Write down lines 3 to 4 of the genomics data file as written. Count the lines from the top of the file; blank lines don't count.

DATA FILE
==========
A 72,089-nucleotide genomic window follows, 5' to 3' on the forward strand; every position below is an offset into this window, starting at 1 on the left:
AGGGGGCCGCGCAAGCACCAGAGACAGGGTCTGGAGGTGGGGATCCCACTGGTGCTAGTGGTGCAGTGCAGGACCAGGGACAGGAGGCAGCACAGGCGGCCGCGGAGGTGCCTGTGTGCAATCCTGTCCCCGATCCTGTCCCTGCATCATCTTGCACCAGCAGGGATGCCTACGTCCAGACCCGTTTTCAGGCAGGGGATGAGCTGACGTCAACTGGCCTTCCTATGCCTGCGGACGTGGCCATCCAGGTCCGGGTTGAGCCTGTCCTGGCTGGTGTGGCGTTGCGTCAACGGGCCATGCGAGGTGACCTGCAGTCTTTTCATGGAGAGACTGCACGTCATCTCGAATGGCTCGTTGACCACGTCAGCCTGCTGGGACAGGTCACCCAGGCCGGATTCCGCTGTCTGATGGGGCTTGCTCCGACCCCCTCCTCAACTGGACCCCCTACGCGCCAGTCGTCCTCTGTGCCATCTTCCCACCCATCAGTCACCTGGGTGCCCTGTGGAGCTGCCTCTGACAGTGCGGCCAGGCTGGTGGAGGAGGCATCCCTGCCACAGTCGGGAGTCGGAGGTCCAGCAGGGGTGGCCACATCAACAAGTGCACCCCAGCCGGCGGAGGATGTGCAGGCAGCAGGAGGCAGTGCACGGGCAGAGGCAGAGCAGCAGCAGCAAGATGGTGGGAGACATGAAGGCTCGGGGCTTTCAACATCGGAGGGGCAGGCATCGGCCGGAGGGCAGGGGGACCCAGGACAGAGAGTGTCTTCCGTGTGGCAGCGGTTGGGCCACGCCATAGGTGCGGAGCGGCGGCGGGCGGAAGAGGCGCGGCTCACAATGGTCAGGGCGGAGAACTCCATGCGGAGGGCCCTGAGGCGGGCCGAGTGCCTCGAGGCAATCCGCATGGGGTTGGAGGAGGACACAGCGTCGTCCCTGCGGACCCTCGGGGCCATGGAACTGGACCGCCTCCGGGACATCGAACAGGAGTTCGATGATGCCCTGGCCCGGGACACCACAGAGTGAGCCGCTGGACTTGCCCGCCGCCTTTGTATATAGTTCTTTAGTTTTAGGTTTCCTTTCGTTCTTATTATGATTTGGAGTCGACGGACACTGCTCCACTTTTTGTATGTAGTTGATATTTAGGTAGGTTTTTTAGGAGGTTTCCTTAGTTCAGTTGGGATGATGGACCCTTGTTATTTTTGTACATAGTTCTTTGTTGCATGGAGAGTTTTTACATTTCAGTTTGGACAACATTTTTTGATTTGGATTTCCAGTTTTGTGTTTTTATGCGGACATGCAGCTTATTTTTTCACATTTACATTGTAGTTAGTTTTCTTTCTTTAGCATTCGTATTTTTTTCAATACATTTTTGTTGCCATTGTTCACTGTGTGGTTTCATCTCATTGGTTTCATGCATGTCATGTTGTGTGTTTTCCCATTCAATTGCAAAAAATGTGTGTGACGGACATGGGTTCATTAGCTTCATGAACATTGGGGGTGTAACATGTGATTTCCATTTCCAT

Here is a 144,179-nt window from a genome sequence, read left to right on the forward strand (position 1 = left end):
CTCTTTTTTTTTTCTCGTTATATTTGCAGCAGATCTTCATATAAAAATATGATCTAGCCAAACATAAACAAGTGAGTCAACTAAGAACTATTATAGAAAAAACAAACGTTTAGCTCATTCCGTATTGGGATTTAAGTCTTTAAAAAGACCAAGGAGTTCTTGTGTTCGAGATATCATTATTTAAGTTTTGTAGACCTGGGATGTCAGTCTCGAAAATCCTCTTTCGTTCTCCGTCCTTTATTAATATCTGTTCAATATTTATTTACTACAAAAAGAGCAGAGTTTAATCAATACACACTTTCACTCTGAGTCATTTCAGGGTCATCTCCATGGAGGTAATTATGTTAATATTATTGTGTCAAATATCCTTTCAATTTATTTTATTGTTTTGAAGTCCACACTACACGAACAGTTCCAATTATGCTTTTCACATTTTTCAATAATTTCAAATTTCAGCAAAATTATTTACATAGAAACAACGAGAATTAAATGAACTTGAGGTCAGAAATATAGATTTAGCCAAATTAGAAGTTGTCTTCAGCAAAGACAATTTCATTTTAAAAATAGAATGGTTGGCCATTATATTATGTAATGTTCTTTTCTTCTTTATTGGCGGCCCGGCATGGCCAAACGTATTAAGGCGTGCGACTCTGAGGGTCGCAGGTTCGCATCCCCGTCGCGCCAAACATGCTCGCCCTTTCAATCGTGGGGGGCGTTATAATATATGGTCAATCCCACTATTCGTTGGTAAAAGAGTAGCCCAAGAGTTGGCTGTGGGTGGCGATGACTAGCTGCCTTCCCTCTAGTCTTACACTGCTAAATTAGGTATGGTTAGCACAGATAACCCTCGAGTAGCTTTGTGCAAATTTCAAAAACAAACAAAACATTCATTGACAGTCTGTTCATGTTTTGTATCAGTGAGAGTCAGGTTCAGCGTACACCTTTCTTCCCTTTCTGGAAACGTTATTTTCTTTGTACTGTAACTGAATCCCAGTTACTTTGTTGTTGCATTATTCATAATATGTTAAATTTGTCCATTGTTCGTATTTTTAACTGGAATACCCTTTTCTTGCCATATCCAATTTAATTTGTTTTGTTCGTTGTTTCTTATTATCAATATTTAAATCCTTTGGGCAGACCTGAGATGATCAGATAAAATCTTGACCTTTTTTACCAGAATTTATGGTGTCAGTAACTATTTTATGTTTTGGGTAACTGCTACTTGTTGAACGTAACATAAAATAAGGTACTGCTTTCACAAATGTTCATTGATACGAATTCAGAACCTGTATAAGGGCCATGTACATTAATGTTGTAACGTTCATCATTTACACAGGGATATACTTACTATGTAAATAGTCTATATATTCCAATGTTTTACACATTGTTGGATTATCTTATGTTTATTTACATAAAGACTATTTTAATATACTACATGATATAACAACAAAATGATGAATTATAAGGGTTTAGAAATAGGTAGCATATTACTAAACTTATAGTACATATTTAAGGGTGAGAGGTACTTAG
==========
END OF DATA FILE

Here is a 144,179-nt window from a genome sequence, read left to right on the forward strand (position 1 = left end):
CTCTTTTTTTTTTCTCGTTATATTTGCAGCAGATCTTCATATAAAAATATGATCTAGCCAAACATAAACAAGTGAGTCAACTAAGAACTATTATAGAAAAAACAAACGTTTAGCTCATTCCGTATTGGGATTTAAGTCTTTAAAAAGACCAAGGAGTTCTTGTGTTCGAGATATCATTATTTAAGTTTTGTAGACCTGGGATGTCAGTCTCGAAAATCCTCTTTCGTTCTCCGTCCTTTATTAATATCTGTTCAATATTTATTTACTACAAAAAGAGCAGAGTTTAATCAATACACACTTTCACTCTGAGTCATTTCAGGGTCATCTCCATGGAGGTAATTATGTTAATATTATTGTGTCAAATATCCTTTCAATTTATTTTATTGTTTTGAAGTCCACACTACACGAACAGTTCCAATTATGCTTTTCACATTTTTCAATAATTTCAAATTTCAGCAAAATTATTTACATAGAAACAACGAGAATTAAATGAACTTGAGGTCAGAAATATAGATTTAGCCAAATTAGAAGTTGTCTTCAGCAAAGACAATTTCATTTTAAAAATAGAATGGTTGGCCATTATATTATGTAATGTTCTTTTCTTCTTTATTGGCGGCCCGGCATGGCCAAACGTATTAAGGCGTGCGACTCTGAGGGTCGCAGGTTCGCATCCCCGTCGCGCCAAACATGCTCGCCCTTTCAATCGTGGGGGGCGTTATAATATATGGTCAATCCCACTATTCGTTGGTAAAAGAGTAGCCCAAGAGTTGGCTGTGGGTGGCGATGACTAGCTGCCTTCCCTCTAGTCTTACACTGCTAAATTAGGTATGGTTAGCACAGATAACCCTCGAGTAGCTTTGTGCAAATTTCAAAAACAAACAAAACATTCATTGACAGTCTGTTCATGTTTTGTATCAGTGAGAGTCAGGTTCAGCGTACACCTTTCTTCCCTTTCTGGAAACGTTATTTTCTTTGTACTGTAACTGAATCCCAGTTACTTTGTTGTTGCATTATTCATAATATGTTAAATTTGTCCATTGTTCGTATTTTTAACTGGAATACCCTTTTCTTGCCATATCCAATTTAATTTGTTTTGTTCGTTGTTTCTTATTATCAATATTTAAATCCTTTGGGCAGACCTGAGATGATCAGATAAAATCTTGACCTTTTTTACCAGAATTTATGGTGTCAGTAACTATTTTATGTTTTGGGTAACTGCTACTTGTTGAACGTAACATAAAATAAGGTACTGCTTTCACAAATGTTCATTGATACGAATTCAGAACCTGTATAAGGGCCATGTACATTAATGTTGTAACGTTCATCATTTACACAGGGATATACTTACTATGTAAATAGTCTATATATTCCAATGTTTTACACATTGTTGGATTATCTTATGTTTATTTACATAAAGACTATTTTAATATACTACATGATATAACAACAAAATGATGAATTATAAGGGTTTAGAAATAGGTAGCATATTACTAAACTTATAGTACATATTTAAGGGTGAGAGGTACTTAG